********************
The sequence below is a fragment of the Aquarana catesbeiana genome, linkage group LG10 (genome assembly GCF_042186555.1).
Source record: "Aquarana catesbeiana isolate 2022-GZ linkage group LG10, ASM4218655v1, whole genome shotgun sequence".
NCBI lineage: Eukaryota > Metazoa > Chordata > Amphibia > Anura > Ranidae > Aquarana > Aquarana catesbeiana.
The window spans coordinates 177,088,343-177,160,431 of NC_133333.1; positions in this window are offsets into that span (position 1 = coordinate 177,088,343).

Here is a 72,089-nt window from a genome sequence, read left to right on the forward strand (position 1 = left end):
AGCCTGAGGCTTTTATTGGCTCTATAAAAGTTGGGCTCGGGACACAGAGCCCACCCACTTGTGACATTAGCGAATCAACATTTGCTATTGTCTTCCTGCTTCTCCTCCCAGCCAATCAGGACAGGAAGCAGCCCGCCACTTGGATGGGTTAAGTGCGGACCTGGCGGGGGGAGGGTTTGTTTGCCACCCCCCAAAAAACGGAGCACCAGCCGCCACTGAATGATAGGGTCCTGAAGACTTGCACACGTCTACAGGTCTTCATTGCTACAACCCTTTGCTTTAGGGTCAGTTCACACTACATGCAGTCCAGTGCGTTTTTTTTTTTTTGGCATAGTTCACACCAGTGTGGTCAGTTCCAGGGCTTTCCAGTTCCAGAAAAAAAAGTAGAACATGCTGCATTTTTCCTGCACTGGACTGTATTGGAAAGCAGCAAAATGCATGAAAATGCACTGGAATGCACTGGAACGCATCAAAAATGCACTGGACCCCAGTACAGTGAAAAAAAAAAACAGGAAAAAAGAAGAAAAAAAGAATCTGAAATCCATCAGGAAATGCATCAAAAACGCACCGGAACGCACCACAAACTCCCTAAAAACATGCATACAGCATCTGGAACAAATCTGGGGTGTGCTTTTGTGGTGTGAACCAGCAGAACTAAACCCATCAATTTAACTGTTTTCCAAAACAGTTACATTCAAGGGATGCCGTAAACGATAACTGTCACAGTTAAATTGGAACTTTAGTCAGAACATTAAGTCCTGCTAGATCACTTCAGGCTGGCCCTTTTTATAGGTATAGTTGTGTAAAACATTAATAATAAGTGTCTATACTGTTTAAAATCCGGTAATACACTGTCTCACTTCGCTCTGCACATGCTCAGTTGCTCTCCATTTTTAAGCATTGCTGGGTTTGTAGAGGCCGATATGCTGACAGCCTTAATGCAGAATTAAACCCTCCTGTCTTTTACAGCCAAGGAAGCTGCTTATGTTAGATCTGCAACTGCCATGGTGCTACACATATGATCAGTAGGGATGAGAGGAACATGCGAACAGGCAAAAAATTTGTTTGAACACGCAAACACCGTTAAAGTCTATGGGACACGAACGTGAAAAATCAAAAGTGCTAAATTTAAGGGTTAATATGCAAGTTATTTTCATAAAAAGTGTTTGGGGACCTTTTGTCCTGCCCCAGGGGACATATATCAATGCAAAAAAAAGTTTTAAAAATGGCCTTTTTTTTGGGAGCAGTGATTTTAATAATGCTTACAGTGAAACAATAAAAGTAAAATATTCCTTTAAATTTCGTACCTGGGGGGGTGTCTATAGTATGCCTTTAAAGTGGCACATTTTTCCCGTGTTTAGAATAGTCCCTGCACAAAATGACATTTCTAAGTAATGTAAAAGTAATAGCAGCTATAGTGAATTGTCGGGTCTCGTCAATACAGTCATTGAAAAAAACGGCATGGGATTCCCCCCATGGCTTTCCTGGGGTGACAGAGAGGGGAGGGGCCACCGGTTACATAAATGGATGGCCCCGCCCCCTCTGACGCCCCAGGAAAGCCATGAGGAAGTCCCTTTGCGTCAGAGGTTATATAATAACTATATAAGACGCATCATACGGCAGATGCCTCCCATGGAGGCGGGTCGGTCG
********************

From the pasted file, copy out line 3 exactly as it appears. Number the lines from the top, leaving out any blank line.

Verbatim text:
NCBI lineage: Eukaryota > Metazoa > Chordata > Amphibia > Anura > Ranidae > Aquarana > Aquarana catesbeiana.